For Jeter and/or his team of representatives, that criticism is going to slide away like he was made of pure Teflon.
“Everything in him will be broken; all will slide away from under his feet in a moment,” thought Pan Stanislav.
Another pierced Castell through his right forearm, causing his sword to drop and slide away from him.
That seems to slide away, and its the Maine going under, bows down.
But we gathered some idea from the rate at which the mountains and hills seemed to slide away from under her.
On and on he flew, and the earth seemed to slide away beneath them like a cloud.
You will then slide away, the right foot following without any effort on your part.
As soon as the hatch was raised, it began to slide away, and those who had lifted it jumped upon it, clinging as best they could.
His shifty eyes would lift up for an instant, and then slide away.
On and on he flew, and the earth seemed to slide away beneath.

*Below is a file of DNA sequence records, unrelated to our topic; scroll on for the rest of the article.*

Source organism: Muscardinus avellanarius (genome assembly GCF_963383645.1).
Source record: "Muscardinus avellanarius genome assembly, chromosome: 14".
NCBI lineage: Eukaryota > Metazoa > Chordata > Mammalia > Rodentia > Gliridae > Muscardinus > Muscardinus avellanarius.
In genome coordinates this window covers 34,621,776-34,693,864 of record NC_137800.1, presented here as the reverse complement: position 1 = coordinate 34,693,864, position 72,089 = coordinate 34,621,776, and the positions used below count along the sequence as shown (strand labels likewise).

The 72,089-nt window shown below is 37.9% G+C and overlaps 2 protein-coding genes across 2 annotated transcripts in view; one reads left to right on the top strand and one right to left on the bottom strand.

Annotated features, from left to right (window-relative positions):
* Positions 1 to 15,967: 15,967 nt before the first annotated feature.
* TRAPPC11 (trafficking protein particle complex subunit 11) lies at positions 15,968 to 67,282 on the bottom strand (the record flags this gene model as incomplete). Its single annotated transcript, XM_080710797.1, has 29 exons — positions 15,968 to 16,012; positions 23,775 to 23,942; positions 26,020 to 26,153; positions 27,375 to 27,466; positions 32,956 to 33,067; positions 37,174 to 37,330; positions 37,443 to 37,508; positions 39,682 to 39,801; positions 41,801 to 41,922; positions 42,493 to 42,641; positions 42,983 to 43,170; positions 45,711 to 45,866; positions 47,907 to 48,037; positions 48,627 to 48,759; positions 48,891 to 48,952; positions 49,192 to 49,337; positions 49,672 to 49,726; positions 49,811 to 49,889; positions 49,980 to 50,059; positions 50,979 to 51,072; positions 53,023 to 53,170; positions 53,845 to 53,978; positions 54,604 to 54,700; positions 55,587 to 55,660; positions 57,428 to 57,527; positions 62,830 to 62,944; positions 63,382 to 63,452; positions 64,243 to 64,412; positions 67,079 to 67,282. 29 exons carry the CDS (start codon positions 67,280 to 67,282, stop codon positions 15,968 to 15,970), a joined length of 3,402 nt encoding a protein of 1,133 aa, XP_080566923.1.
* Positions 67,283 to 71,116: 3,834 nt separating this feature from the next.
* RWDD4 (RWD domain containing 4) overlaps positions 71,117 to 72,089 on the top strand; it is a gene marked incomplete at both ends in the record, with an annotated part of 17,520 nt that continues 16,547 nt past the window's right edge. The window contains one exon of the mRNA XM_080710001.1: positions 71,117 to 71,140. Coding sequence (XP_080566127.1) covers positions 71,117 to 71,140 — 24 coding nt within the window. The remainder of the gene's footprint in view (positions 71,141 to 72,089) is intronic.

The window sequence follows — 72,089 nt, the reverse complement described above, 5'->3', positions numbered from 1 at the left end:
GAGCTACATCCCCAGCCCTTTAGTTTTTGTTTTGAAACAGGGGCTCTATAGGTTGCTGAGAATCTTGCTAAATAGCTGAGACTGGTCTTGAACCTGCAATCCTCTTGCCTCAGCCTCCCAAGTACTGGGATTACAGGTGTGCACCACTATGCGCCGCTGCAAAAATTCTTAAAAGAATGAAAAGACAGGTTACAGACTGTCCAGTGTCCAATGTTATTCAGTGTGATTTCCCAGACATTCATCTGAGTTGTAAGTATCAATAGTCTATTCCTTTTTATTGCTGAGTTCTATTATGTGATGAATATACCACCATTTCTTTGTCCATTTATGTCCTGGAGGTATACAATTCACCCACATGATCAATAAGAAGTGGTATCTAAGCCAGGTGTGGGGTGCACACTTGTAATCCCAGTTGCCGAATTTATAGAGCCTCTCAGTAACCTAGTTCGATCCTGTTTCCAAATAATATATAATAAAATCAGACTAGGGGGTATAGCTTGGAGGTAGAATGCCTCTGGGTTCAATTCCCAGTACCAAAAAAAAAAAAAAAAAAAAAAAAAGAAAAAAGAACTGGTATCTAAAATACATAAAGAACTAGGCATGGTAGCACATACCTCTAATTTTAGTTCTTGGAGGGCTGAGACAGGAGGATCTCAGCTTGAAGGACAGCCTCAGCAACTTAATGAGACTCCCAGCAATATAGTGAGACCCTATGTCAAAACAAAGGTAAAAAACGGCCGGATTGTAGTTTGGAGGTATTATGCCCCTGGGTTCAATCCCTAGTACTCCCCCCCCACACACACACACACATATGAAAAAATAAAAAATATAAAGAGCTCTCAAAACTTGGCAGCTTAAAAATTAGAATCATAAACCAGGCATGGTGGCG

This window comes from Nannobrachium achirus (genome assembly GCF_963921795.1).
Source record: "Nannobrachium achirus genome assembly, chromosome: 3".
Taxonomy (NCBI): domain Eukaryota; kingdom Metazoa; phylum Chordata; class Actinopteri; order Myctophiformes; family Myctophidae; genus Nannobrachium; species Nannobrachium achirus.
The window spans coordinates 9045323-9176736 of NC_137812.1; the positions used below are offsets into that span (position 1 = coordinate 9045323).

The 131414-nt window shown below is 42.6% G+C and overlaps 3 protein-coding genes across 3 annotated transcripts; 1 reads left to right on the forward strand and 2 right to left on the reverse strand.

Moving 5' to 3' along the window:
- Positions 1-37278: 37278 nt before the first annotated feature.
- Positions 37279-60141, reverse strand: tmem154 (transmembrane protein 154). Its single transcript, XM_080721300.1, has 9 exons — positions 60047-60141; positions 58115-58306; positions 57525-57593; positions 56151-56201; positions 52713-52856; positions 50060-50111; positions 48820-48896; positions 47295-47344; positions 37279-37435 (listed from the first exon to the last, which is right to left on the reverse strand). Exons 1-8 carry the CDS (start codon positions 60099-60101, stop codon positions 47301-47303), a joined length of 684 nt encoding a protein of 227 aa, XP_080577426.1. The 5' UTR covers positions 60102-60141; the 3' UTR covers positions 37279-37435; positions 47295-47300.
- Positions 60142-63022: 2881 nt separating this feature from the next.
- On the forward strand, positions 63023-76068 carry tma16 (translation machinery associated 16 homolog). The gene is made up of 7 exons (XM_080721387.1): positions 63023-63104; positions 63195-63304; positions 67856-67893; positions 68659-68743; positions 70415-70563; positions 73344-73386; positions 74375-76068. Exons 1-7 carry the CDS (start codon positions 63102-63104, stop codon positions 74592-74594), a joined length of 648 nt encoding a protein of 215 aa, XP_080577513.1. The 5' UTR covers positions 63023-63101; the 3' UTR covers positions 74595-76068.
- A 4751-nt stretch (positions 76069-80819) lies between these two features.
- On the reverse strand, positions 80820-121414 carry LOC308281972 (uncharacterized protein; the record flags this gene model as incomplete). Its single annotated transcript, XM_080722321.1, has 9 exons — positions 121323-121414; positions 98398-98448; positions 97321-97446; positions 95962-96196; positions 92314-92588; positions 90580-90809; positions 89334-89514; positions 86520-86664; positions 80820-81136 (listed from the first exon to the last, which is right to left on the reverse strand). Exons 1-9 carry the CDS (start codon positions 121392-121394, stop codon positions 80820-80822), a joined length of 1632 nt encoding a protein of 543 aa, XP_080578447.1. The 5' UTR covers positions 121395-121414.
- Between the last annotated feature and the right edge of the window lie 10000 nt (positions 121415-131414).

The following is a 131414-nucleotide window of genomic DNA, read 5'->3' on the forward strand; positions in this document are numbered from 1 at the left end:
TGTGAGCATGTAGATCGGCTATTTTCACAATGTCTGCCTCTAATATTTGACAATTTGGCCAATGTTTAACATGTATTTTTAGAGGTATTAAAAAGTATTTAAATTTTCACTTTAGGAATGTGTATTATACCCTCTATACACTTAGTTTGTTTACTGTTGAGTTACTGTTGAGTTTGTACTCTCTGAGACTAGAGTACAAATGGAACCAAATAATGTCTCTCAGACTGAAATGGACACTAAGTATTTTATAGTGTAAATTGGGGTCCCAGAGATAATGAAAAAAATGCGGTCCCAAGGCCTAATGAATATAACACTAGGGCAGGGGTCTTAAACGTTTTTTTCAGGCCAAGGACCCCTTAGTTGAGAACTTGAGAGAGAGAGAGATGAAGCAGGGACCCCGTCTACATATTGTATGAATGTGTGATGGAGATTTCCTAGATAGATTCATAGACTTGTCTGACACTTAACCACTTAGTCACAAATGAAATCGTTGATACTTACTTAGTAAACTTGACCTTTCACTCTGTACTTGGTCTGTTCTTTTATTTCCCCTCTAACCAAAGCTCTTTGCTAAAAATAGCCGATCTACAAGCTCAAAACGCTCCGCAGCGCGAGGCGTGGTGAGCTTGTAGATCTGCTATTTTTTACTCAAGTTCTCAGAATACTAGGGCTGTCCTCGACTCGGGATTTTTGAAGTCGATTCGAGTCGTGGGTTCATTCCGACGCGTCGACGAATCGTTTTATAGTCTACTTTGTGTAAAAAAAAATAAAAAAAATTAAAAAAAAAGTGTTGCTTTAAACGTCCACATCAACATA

Old English slidan (intransitive, past tense slad, past participle sliden) "to glide, slip, fall, fall down;" figuratively "fail, lapse morally, err; be transitory or unstable," from Proto-Germanic *slidan "to slip, slide" (cf. Old High German slito, German Schlitten "sleigh, sled"), from PIE root *sleidh- "to slide, slip" (cf. Lithuanian slystu "to glide, slide," Old Church Slavonic sledu "track," Greek olisthos "slipperiness," olisthanein "to slip," Middle Irish sloet "slide").
Meaning "slip, lose one's footing" is from early 13c. Transitive sense from 1530s. Phrase let (something) slide "let it take its own course" is in Chaucer (late 14c.). Sliding scale in reference to payments, etc., is from 1842.
1560s, from slide (v.). As a smooth inclined surface down which something can be slid, from 1680s; the playground slide is from 1890. Meaning "collapse of a hillside, landslide" is from 1660s. As a working part of a musical instrument from 1800 (e.g. slide-trombone, 1891). Meaning "rapid downturn" is from 1884. Meaning "picture prepared for use with a projector" is from 1819 (in reference to magic lanterns). Baseball sense is from 1886. Slide-guitar is from 1968.
A small glass plate for mounting specimens to be examined under a microscope.